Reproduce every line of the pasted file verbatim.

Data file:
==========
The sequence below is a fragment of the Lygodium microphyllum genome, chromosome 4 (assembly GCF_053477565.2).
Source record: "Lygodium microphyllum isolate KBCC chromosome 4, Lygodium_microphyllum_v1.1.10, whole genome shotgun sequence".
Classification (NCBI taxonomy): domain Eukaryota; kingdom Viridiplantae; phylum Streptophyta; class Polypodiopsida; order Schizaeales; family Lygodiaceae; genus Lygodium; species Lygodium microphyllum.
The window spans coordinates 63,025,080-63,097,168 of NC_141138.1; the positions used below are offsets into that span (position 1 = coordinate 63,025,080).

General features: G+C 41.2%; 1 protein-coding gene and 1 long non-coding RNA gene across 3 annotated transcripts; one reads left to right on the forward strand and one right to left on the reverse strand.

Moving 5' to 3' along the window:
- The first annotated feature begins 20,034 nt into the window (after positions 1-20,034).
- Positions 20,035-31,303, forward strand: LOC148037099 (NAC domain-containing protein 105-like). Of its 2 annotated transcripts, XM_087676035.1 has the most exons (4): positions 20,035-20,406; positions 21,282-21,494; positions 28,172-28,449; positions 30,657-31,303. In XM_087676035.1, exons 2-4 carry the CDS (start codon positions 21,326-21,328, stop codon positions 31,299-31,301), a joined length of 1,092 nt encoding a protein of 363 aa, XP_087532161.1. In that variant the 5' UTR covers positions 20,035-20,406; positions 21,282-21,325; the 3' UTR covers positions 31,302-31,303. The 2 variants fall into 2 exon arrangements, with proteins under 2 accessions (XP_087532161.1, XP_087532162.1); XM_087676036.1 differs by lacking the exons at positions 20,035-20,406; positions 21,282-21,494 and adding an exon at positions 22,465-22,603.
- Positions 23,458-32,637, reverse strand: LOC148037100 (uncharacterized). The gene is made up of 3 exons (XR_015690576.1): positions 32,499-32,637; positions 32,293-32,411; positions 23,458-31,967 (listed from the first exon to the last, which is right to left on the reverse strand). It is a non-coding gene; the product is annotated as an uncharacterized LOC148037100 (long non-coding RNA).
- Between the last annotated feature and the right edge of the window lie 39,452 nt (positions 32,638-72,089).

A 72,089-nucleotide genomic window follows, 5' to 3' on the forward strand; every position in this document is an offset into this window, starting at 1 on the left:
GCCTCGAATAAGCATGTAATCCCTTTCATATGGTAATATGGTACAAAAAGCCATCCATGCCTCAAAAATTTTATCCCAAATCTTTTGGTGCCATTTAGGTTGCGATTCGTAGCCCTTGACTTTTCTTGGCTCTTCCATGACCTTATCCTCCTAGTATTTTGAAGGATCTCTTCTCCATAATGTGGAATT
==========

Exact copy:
The sequence below is a fragment of the Lygodium microphyllum genome, chromosome 4 (assembly GCF_053477565.2).
Source record: "Lygodium microphyllum isolate KBCC chromosome 4, Lygodium_microphyllum_v1.1.10, whole genome shotgun sequence".
Classification (NCBI taxonomy): domain Eukaryota; kingdom Viridiplantae; phylum Streptophyta; class Polypodiopsida; order Schizaeales; family Lygodiaceae; genus Lygodium; species Lygodium microphyllum.
The window spans coordinates 63,025,080-63,097,168 of NC_141138.1; the positions used below are offsets into that span (position 1 = coordinate 63,025,080).

General features: G+C 41.2%; 1 protein-coding gene and 1 long non-coding RNA gene across 3 annotated transcripts; one reads left to right on the forward strand and one right to left on the reverse strand.

Moving 5' to 3' along the window:
- The first annotated feature begins 20,034 nt into the window (after positions 1-20,034).
- Positions 20,035-31,303, forward strand: LOC148037099 (NAC domain-containing protein 105-like). Of its 2 annotated transcripts, XM_087676035.1 has the most exons (4): positions 20,035-20,406; positions 21,282-21,494; positions 28,172-28,449; positions 30,657-31,303. In XM_087676035.1, exons 2-4 carry the CDS (start codon positions 21,326-21,328, stop codon positions 31,299-31,301), a joined length of 1,092 nt encoding a protein of 363 aa, XP_087532161.1. In that variant the 5' UTR covers positions 20,035-20,406; positions 21,282-21,325; the 3' UTR covers positions 31,302-31,303. The 2 variants fall into 2 exon arrangements, with proteins under 2 accessions (XP_087532161.1, XP_087532162.1); XM_087676036.1 differs by lacking the exons at positions 20,035-20,406; positions 21,282-21,494 and adding an exon at positions 22,465-22,603.
- Positions 23,458-32,637, reverse strand: LOC148037100 (uncharacterized). The gene is made up of 3 exons (XR_015690576.1): positions 32,499-32,637; positions 32,293-32,411; positions 23,458-31,967 (listed from the first exon to the last, which is right to left on the reverse strand). It is a non-coding gene; the product is annotated as an uncharacterized LOC148037100 (long non-coding RNA).
- Between the last annotated feature and the right edge of the window lie 39,452 nt (positions 32,638-72,089).

A 72,089-nucleotide genomic window follows, 5' to 3' on the forward strand; every position in this document is an offset into this window, starting at 1 on the left:
GCCTCGAATAAGCATGTAATCCCTTTCATATGGTAATATGGTACAAAAAGCCATCCATGCCTCAAAAATTTTATCCCAAATCTTTTGGTGCCATTTAGGTTGCGATTCGTAGCCCTTGACTTTTCTTGGCTCTTCCATGACCTTATCCTCCTAGTATTTTGAAGGATCTCTTCTCCATAATGTGGAATT